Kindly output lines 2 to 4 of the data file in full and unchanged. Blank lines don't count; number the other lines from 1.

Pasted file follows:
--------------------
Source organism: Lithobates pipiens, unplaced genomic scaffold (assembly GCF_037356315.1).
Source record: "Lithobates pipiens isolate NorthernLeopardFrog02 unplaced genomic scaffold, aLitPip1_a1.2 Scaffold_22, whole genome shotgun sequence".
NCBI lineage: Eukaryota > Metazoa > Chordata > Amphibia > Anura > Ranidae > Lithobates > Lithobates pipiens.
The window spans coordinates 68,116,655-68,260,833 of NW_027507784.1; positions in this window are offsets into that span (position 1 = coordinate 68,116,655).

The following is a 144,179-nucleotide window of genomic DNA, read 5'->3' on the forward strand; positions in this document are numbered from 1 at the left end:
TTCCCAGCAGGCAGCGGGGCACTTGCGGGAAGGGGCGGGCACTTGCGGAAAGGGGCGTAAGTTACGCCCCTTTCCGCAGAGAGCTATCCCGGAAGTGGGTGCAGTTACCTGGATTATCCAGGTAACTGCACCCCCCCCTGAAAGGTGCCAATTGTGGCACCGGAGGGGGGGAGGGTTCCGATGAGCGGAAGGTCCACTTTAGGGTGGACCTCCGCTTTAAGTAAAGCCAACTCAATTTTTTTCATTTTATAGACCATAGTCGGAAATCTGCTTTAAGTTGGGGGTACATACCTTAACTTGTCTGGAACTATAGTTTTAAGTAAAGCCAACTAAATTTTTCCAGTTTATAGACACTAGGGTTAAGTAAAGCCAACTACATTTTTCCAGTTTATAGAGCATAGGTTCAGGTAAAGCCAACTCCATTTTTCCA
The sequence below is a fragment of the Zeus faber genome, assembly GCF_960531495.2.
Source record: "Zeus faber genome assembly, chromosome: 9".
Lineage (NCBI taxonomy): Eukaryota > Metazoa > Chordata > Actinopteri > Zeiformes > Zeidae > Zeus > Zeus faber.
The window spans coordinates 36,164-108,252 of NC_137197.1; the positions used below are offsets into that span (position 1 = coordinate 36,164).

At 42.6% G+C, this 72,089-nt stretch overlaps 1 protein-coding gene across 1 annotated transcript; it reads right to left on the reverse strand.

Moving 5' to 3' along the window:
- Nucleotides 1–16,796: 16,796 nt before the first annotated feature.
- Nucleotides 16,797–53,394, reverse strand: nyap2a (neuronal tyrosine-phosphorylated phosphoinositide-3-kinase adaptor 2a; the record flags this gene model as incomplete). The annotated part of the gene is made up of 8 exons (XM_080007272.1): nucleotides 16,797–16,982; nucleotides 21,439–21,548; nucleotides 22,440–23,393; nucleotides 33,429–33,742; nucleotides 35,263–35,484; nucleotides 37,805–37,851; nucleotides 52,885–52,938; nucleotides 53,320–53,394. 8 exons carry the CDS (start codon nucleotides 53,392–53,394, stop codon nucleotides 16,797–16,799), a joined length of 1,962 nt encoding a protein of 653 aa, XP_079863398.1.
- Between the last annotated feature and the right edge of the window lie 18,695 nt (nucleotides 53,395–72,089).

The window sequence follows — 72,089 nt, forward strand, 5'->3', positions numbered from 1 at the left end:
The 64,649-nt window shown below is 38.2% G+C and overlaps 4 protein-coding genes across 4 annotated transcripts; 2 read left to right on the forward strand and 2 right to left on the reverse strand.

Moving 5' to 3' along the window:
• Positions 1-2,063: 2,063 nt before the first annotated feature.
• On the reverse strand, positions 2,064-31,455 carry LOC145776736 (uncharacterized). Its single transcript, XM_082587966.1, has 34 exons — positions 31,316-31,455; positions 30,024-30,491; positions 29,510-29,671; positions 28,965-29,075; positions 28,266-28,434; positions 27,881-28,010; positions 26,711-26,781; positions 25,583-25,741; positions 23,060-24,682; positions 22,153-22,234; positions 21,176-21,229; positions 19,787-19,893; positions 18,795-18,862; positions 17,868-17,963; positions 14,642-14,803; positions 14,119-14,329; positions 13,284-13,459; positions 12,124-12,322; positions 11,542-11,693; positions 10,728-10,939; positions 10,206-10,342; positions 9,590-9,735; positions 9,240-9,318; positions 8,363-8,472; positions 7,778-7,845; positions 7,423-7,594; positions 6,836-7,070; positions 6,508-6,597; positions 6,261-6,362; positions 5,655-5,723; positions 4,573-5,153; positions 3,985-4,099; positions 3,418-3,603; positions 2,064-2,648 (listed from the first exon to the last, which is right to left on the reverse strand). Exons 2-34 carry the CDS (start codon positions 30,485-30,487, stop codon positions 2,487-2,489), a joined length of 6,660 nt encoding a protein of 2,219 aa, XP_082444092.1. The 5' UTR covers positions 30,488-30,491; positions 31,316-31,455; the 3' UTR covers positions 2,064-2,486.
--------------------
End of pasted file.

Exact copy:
Source record: "Lithobates pipiens isolate NorthernLeopardFrog02 unplaced genomic scaffold, aLitPip1_a1.2 Scaffold_22, whole genome shotgun sequence".
NCBI lineage: Eukaryota > Metazoa > Chordata > Amphibia > Anura > Ranidae > Lithobates > Lithobates pipiens.
The window spans coordinates 68,116,655-68,260,833 of NW_027507784.1; positions in this window are offsets into that span (position 1 = coordinate 68,116,655).